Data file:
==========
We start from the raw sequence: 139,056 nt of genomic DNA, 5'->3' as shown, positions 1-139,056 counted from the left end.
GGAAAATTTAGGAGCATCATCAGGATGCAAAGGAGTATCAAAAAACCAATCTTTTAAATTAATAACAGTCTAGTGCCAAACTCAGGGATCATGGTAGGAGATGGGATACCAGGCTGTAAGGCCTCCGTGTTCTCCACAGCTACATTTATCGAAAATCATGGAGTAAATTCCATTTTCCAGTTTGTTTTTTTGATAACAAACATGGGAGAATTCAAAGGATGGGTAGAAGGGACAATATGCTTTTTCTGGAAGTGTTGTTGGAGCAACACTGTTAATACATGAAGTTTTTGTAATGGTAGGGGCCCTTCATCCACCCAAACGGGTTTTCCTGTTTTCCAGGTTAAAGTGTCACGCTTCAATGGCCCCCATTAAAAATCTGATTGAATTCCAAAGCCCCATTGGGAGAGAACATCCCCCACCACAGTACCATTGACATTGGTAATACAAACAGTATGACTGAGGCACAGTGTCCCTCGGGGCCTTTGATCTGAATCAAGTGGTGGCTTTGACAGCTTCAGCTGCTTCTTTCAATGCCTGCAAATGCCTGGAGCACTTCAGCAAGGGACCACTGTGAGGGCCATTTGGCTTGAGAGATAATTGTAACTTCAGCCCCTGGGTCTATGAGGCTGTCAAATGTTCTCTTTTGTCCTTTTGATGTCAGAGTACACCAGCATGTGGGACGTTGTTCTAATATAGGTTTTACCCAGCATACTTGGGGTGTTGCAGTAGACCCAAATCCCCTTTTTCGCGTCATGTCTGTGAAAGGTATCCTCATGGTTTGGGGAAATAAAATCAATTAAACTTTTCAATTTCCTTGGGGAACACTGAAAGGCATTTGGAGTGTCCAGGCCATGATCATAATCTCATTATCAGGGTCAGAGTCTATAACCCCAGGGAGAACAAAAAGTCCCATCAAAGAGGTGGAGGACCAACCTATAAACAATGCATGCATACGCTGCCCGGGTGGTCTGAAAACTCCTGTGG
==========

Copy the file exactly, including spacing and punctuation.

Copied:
We start from the raw sequence: 139,056 nt of genomic DNA, 5'->3' as shown, positions 1-139,056 counted from the left end.
GGAAAATTTAGGAGCATCATCAGGATGCAAAGGAGTATCAAAAAACCAATCTTTTAAATTAATAACAGTCTAGTGCCAAACTCAGGGATCATGGTAGGAGATGGGATACCAGGCTGTAAGGCCTCCGTGTTCTCCACAGCTACATTTATCGAAAATCATGGAGTAAATTCCATTTTCCAGTTTGTTTTTTTGATAACAAACATGGGAGAATTCAAAGGATGGGTAGAAGGGACAATATGCTTTTTCTGGAAGTGTTGTTGGAGCAACACTGTTAATACATGAAGTTTTTGTAATGGTAGGGGCCCTTCATCCACCCAAACGGGTTTTCCTGTTTTCCAGGTTAAAGTGTCACGCTTCAATGGCCCCCATTAAAAATCTGATTGAATTCCAAAGCCCCATTGGGAGAGAACATCCCCCACCACAGTACCATTGACATTGGTAATACAAACAGTATGACTGAGGCACAGTGTCCCTCGGGGCCTTTGATCTGAATCAAGTGGTGGCTTTGACAGCTTCAGCTGCTTCTTTCAATGCCTGCAAATGCCTGGAGCACTTCAGCAAGGGACCACTGTGAGGGCCATTTGGCTTGAGAGATAATTGTAACTTCAGCCCCTGGGTCTATGAGGCTGTCAAATGTTCTCTTTTGTCCTTTTGATGTCAGAGTACACCAGCATGTGGGACGTTGTTCTAATATAGGTTTTACCCAGCATACTTGGGGTGTTGCAGTAGACCCAAATCCCCTTTTTCGCGTCATGTCTGTGAAAGGTATCCTCATGGTTTGGGGAAATAAAATCAATTAAACTTTTCAATTTCCTTGGGGAACACTGAAAGGCATTTGGAGTGTCCAGGCCATGATCATAATCTCATTATCAGGGTCAGAGTCTATAACCCCAGGGAGAACAAAAAGTCCCATCAAAGAGGTGGAGGACCAACCTATAAACAATGCATGCATACGCTGCCCGGGTGGTCTGAAAACTCCTGTGG